extent that you look into it, you’re going to find a lot of bizarre
little departures. I don’t doubt that Emick has been the victim of
some terrible behavior, and I’m sure she’s upset about the ways in
which the internet can be cruel, but she’s very clearly taking out her
frustrations on a large number of people who got involved with
Anonymous for positive reasons, who have nothing to do with whatever
disputes she had years ago, and who aren’t used to having to contend
with someone who has so much time on her hands and so little concern
for those who might be unfairly targeted by her own network of people,
some of whom are very cruel indeed.

Sam Biddle’s resulting article was widely panned by everyone with knowledge of the situation — even including another FBI informant who knew Jen and worked with the same handler to track Anonymous activity, as seen in the below excerpt of an email sent to Biddle (and later leaked, along with additional correspondence, by a third FBI informant working under the very same handler as the other two, to whom she’d sent a copy).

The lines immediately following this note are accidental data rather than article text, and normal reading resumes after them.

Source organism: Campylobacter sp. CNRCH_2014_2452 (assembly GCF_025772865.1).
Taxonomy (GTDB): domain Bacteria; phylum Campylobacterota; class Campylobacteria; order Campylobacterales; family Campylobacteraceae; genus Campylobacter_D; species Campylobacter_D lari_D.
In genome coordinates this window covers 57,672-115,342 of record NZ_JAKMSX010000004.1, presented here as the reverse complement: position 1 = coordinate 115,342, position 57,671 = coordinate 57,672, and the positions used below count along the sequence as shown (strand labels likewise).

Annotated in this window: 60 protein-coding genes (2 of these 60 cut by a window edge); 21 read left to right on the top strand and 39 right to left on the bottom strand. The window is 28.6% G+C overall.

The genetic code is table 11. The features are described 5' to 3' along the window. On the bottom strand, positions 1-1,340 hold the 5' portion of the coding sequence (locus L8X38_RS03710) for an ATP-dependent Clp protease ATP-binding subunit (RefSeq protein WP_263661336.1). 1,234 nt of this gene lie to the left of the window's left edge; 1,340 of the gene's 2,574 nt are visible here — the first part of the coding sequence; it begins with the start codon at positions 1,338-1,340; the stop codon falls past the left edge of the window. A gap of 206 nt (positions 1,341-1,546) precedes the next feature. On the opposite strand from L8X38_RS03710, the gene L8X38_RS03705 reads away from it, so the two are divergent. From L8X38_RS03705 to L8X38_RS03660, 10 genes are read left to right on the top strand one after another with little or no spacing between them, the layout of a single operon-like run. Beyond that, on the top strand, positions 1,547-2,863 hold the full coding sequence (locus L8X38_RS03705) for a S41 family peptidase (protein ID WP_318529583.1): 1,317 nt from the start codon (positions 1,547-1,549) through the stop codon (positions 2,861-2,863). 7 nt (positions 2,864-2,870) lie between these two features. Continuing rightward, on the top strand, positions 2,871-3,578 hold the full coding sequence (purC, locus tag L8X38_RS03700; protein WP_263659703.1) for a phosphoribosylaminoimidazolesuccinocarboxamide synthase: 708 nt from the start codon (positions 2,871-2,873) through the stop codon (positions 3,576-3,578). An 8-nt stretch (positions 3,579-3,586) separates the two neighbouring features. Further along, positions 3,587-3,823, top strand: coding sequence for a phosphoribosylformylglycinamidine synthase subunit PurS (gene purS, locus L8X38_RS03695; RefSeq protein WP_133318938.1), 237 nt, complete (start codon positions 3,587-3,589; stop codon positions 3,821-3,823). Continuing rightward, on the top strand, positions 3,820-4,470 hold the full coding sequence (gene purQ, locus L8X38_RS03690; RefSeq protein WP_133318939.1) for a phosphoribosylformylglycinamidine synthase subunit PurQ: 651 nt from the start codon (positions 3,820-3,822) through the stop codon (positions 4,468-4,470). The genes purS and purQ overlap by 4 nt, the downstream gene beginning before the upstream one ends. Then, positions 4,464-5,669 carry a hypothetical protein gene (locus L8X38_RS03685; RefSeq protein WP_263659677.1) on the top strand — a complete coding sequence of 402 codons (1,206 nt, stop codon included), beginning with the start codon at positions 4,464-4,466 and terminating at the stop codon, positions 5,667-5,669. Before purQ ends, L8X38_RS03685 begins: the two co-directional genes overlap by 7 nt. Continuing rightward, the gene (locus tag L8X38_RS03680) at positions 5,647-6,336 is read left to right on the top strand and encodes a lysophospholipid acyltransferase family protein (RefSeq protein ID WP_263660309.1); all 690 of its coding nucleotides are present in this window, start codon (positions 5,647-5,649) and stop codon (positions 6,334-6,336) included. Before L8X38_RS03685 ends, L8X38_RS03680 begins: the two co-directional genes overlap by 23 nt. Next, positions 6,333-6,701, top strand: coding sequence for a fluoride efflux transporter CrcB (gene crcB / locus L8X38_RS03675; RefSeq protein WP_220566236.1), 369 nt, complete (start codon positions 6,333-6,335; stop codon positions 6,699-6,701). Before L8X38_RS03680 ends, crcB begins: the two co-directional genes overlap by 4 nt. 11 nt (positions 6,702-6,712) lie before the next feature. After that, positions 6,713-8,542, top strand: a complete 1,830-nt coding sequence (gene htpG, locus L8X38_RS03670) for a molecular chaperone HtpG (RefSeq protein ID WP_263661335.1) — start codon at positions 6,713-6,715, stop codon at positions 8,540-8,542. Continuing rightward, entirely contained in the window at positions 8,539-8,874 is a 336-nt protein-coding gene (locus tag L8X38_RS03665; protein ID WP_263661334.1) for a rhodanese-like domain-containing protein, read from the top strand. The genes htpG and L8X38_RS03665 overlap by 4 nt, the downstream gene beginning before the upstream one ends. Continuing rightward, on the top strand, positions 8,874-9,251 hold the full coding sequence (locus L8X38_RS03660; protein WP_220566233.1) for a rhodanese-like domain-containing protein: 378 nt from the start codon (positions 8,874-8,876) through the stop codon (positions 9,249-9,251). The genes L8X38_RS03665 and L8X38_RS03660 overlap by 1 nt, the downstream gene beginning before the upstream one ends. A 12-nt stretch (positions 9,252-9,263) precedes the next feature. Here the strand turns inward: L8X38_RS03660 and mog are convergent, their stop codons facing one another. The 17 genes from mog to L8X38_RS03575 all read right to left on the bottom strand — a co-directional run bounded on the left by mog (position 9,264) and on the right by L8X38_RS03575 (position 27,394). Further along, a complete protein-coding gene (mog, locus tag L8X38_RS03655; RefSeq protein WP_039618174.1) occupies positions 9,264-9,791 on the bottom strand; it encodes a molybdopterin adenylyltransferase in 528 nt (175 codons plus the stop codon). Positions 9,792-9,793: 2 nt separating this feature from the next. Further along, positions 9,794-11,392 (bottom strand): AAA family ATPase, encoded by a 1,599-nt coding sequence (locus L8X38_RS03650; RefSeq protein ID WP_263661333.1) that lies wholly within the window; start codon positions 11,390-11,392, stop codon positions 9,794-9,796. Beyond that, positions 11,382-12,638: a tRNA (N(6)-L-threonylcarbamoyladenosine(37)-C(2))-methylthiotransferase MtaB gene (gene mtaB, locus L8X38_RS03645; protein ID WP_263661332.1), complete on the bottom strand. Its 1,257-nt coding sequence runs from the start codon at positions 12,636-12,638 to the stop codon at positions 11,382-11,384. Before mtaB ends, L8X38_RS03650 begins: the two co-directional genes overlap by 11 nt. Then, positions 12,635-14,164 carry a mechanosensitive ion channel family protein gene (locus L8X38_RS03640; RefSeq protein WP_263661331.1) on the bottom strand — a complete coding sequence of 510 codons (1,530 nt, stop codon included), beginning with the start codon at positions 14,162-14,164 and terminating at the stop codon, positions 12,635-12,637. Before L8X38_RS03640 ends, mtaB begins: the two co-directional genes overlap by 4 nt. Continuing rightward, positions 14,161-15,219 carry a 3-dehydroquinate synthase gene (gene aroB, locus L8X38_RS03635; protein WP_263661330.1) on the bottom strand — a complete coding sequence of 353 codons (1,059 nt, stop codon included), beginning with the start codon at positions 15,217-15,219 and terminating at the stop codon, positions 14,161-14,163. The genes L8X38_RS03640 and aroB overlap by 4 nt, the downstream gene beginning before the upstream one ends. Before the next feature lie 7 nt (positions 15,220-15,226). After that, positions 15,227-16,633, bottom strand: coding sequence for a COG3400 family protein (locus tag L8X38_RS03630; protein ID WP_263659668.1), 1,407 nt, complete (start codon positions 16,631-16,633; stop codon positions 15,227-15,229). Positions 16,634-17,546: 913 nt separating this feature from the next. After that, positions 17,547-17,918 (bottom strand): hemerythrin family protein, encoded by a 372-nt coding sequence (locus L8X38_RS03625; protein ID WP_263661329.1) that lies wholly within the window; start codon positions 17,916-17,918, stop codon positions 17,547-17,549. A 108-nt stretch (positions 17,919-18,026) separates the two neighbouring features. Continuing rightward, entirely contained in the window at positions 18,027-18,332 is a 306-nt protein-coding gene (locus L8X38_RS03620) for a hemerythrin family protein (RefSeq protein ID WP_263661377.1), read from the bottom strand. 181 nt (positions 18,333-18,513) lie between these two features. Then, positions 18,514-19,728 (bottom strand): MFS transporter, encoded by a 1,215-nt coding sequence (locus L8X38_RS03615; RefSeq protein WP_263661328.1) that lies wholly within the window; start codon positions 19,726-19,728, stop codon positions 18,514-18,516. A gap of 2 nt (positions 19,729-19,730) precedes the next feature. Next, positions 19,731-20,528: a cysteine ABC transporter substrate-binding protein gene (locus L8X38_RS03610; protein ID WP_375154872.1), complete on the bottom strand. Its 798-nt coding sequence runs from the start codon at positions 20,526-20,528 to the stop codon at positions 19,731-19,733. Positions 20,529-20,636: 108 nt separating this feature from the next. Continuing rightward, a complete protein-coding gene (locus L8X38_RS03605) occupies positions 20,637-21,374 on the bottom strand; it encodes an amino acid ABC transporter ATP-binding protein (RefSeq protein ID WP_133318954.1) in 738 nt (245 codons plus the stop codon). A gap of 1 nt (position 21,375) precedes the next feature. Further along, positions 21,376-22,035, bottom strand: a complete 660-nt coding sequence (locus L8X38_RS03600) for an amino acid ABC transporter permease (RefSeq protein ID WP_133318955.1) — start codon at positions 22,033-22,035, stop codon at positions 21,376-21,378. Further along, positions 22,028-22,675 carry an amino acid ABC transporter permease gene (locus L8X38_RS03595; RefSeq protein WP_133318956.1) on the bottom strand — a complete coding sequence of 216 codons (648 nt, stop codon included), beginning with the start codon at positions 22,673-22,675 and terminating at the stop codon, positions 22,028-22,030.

Neither this nor another message containing links to logs refuting some of Jen’s story were enough to get Biddle to make any corrections to an article that served only to discredit an activist movement of which dozens of suspected participants had been raided at gunpoint by FBI agents for possible roles in DDOS attacks on MasterCard’s corporate website, for instance (40 U.S. households were hit in late January alone). As of today, the article itself has been read by over 270,000 people and cited elsewhere in the press. It was one of HBGary’s greatest victories, coming as it did while many of us were facing the prospect of decades in prison and would depend upon public awareness to raise legal funds and challenge dangerous precedents sought by the DOJ, such as occurred in my case. That the individual cited as having made the most explicit threats against Emick was in fact Emick’s own former partner, an ex-military man whom she’d happily sicced not only on Anons, or those wrongly believed to be Anons, but also their families, and in some cases their children.